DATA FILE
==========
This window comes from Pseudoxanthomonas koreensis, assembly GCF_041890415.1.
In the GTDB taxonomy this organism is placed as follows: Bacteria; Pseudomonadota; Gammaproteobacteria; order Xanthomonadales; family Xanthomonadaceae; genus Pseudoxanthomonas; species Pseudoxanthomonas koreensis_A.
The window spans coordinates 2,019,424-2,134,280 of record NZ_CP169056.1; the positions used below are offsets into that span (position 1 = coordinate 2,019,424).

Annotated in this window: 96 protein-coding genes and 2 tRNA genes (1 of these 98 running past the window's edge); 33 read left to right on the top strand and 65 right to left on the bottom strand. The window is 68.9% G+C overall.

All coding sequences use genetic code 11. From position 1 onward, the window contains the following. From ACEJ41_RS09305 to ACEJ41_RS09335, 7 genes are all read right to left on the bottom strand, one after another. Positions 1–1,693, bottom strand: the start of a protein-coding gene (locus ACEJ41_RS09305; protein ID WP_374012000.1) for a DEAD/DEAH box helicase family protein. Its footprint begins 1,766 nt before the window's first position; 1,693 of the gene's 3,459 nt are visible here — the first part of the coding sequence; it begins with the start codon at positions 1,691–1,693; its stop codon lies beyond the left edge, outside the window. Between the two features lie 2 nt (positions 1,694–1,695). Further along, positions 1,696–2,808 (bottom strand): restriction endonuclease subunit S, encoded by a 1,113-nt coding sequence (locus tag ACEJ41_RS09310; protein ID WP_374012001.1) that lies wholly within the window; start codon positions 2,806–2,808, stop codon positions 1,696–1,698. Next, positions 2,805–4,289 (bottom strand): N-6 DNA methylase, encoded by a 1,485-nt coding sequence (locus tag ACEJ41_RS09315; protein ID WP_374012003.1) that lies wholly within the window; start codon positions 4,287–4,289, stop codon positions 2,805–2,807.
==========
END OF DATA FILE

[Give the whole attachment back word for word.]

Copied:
This window comes from Pseudoxanthomonas koreensis, assembly GCF_041890415.1.
In the GTDB taxonomy this organism is placed as follows: Bacteria; Pseudomonadota; Gammaproteobacteria; order Xanthomonadales; family Xanthomonadaceae; genus Pseudoxanthomonas; species Pseudoxanthomonas koreensis_A.
The window spans coordinates 2,019,424-2,134,280 of record NZ_CP169056.1; the positions used below are offsets into that span (position 1 = coordinate 2,019,424).

Annotated in this window: 96 protein-coding genes and 2 tRNA genes (1 of these 98 running past the window's edge); 33 read left to right on the top strand and 65 right to left on the bottom strand. The window is 68.9% G+C overall.

All coding sequences use genetic code 11. From position 1 onward, the window contains the following. From ACEJ41_RS09305 to ACEJ41_RS09335, 7 genes are all read right to left on the bottom strand, one after another. Positions 1–1,693, bottom strand: the start of a protein-coding gene (locus ACEJ41_RS09305; protein ID WP_374012000.1) for a DEAD/DEAH box helicase family protein. Its footprint begins 1,766 nt before the window's first position; 1,693 of the gene's 3,459 nt are visible here — the first part of the coding sequence; it begins with the start codon at positions 1,691–1,693; its stop codon lies beyond the left edge, outside the window. Between the two features lie 2 nt (positions 1,694–1,695). Further along, positions 1,696–2,808 (bottom strand): restriction endonuclease subunit S, encoded by a 1,113-nt coding sequence (locus tag ACEJ41_RS09310; protein ID WP_374012001.1) that lies wholly within the window; start codon positions 2,806–2,808, stop codon positions 1,696–1,698. Next, positions 2,805–4,289 (bottom strand): N-6 DNA methylase, encoded by a 1,485-nt coding sequence (locus tag ACEJ41_RS09315; protein ID WP_374012003.1) that lies wholly within the window; start codon positions 4,287–4,289, stop codon positions 2,805–2,807.